English speaking 30.6%
French speaking 18.5%

If francophones were over-represented in EKOS’ sample, is the news worse for the Liberals?

Michael Ignatieff’s Summer Roadtrip off to a bad start

Michael Ignatieff has gassed up the RV, packed the cooler, and is hitting the road this summer to meet “the Canadians”. Most details are still sketchy, but we hear that he is meeting with voters and bringing them a message of hope and inspiration.

Take for instance, Ignatieff’s recent meeting with undecided voters party faithful at a conference in Vancouver. Here’s one Liberal blogger’s take:

At the Policy Matters conference in Vancouver today Michael Ignatieff took to the stage, speaking on the hard work that lies ahead for the Liberal Party. Though for the most part his words roused the audience of party faithfuls, one statement left an uncertain and questioning resonance with the crowd.

In the latter half of his speech, Ignatieff said, “Before you speak, think, if you’re not going to say anything to help us win, shut up!” Preceding the last two words was a slight pause, and with their utterance, a strong loud emphasis.

Following Ignatieff’s statement the awkwardness was palatable, speaking to two members afterwards, both felt unsure of the Liberal Leader’s need to be so harsh. Another Liberal pointing out that it was not as if Ignatieff was speaking to some opposing Party, or that these Liberals did anything that deserved such a rebuke.

Telling Party members to shut up if they have a different position of the party or any criticism of it, is sensational and rude. At a time with Liberal support is at almost record lows, the Leader shouldn’t be so disrespectful to the people he so dearly depends upon.

It’s ok to start your summer tour in your comfort zone, among your friends, even if the experience is, well, um, uncomfortable.

If this is how it goes among party members, some of whom are skeptical of their leader, we can’t wait to see how it goes among the unconverted skeptics.

So we’re talking merger?

The news over the past few days has been Liberal-NDP merger. This is all talk and serves to undermine Michael Ignatieff as leader of the Liberal Party. Over the past month, there’s been renewed talk of coalition between the Liberals and NDP and this was spurred on by a couple of polls indicating that a Michael Ignatieff led coalition would lose to Stephen Harper, a Bob Rae led one would tie and — just for fun — a Jack Layton led coalition would win. Another poll was released to suggest that a majority of Canadians would support a coalition party against the Conservatives (you gotta love those leaderless ideal-leader poll questions!)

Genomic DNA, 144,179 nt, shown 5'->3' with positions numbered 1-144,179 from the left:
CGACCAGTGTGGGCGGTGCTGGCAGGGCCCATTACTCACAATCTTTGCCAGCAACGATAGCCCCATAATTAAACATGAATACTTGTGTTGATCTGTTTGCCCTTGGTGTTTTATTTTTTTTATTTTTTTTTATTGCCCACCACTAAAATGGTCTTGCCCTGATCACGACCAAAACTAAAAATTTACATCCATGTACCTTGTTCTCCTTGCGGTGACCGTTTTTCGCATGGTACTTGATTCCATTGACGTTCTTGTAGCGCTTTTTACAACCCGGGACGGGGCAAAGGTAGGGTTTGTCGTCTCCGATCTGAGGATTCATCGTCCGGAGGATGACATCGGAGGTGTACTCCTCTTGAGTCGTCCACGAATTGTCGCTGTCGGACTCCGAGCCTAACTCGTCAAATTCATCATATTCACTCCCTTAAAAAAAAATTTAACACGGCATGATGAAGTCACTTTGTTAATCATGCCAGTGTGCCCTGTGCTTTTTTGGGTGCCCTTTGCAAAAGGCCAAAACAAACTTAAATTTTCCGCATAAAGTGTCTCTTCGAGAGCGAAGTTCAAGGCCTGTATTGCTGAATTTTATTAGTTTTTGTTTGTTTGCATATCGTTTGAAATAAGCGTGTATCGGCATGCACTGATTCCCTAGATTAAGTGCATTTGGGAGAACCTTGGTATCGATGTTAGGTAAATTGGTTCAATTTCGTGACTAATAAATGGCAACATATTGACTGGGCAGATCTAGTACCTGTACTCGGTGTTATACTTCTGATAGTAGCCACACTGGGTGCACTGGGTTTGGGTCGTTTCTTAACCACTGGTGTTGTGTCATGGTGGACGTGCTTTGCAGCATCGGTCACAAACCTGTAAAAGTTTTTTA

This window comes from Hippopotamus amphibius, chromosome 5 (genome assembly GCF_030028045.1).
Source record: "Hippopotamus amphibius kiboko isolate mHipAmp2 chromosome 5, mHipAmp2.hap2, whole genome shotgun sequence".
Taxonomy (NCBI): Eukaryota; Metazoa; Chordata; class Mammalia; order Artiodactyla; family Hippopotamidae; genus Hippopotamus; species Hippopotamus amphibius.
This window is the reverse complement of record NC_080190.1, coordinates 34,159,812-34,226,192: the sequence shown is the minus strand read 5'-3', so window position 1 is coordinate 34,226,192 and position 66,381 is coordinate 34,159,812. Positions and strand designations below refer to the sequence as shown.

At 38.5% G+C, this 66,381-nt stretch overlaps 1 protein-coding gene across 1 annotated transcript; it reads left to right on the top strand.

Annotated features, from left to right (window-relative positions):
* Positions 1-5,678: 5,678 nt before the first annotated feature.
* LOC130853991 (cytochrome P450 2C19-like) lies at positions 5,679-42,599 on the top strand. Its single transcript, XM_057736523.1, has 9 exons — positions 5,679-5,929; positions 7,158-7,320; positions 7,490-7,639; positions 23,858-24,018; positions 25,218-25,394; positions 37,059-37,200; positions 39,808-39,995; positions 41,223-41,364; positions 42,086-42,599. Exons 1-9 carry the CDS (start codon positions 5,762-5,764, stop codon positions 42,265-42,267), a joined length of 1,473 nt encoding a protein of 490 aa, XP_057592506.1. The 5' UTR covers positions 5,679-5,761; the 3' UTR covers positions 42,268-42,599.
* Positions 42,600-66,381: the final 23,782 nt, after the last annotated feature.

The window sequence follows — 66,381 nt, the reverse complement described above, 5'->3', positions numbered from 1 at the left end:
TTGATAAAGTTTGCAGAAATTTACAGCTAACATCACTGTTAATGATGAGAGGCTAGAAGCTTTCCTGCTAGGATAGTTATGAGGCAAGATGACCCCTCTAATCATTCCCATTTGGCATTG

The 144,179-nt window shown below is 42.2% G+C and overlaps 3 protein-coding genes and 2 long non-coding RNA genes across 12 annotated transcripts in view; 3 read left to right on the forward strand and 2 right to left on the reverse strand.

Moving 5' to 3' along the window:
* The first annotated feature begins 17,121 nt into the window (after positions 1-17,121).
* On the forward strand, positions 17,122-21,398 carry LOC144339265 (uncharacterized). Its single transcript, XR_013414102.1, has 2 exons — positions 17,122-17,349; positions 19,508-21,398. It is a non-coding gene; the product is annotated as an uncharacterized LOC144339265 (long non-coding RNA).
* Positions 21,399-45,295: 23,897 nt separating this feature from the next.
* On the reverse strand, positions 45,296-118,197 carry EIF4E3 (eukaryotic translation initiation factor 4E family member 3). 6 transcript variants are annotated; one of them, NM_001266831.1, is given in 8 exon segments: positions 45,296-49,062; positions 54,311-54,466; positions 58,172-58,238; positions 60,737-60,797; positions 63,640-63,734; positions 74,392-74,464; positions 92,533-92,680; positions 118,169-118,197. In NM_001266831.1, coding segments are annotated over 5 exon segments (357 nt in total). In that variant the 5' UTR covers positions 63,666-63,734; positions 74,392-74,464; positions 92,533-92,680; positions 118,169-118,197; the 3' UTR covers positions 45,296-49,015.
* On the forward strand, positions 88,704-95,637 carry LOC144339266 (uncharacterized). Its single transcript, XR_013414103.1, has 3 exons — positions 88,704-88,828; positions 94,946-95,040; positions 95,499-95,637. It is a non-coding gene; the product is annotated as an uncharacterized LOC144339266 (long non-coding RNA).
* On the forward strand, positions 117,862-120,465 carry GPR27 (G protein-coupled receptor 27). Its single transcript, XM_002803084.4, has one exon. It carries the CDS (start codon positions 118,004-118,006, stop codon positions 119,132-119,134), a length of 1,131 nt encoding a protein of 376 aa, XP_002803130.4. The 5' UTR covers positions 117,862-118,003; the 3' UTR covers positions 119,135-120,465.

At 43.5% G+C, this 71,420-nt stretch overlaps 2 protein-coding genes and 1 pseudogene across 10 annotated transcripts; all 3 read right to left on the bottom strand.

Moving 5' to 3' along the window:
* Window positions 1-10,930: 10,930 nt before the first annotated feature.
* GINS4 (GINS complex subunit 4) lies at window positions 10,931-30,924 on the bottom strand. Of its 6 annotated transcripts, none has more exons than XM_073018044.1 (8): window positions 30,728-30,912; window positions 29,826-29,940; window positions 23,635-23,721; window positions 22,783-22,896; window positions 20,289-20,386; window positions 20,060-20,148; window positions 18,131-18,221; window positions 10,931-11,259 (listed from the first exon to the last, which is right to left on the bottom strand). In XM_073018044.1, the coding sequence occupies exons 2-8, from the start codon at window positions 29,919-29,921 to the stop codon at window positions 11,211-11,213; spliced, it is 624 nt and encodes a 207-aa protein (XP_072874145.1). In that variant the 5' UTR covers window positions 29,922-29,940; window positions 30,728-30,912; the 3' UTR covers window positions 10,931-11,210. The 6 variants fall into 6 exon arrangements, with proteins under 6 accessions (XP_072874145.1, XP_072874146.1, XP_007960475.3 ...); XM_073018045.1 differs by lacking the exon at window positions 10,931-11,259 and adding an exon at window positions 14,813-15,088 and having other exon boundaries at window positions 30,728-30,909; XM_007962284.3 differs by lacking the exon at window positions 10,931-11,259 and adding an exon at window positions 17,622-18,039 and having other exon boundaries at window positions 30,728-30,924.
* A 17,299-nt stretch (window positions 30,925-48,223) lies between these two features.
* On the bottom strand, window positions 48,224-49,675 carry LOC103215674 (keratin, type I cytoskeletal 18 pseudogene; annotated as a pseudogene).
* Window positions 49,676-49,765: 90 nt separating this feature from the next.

The problem is, however, is that the electorate wouldn’t be asked as they were by their friendly dinner-time-calling pollster friends. Michael Ignatieff has explicitly said (at least in his latest iteration) that he would not run as a coalition during the next election and that the numbers post-election would govern his choice.

When we ran against the coalition (extra-writ) in December 2008, what most Canadians found offensive about such a proposed coalition was that the separatist Bloc Quebecois would be given a veto on government of Canada decisions (as a partner to government). Furthermore, an election result returned just six weeks earlier would have been overturned. While constitutional, most Canadians felt that such a move lacked moral authority; Stephane Dion had dismissed any talk of coalition during the election campaign and then was ready to form one after the ballots were counted. A coalition was forced upon Canadians without consultation or consideration, but worse, it was done so after it was explicitly stated that it would not happen.

Fast forward to today. Michael Ignatieff’s problem during any future election will be the big question mark placed upon him by voters (helped by the Conservative Party) that asks if he has different intentions in his mind than what he utters from the stump. He’s been for the coalition, then against, then for one if necessary but not necessarily, then against, then for but only after Canadians decide against his party. Canadians rejected Stephane Dion because they were unsure of his uncertain carbon tax (and leadership) during tough economic times. Now, a question of political instability still looms and Michael Ignatieff is doing nothing to firm up confidence in his leadership.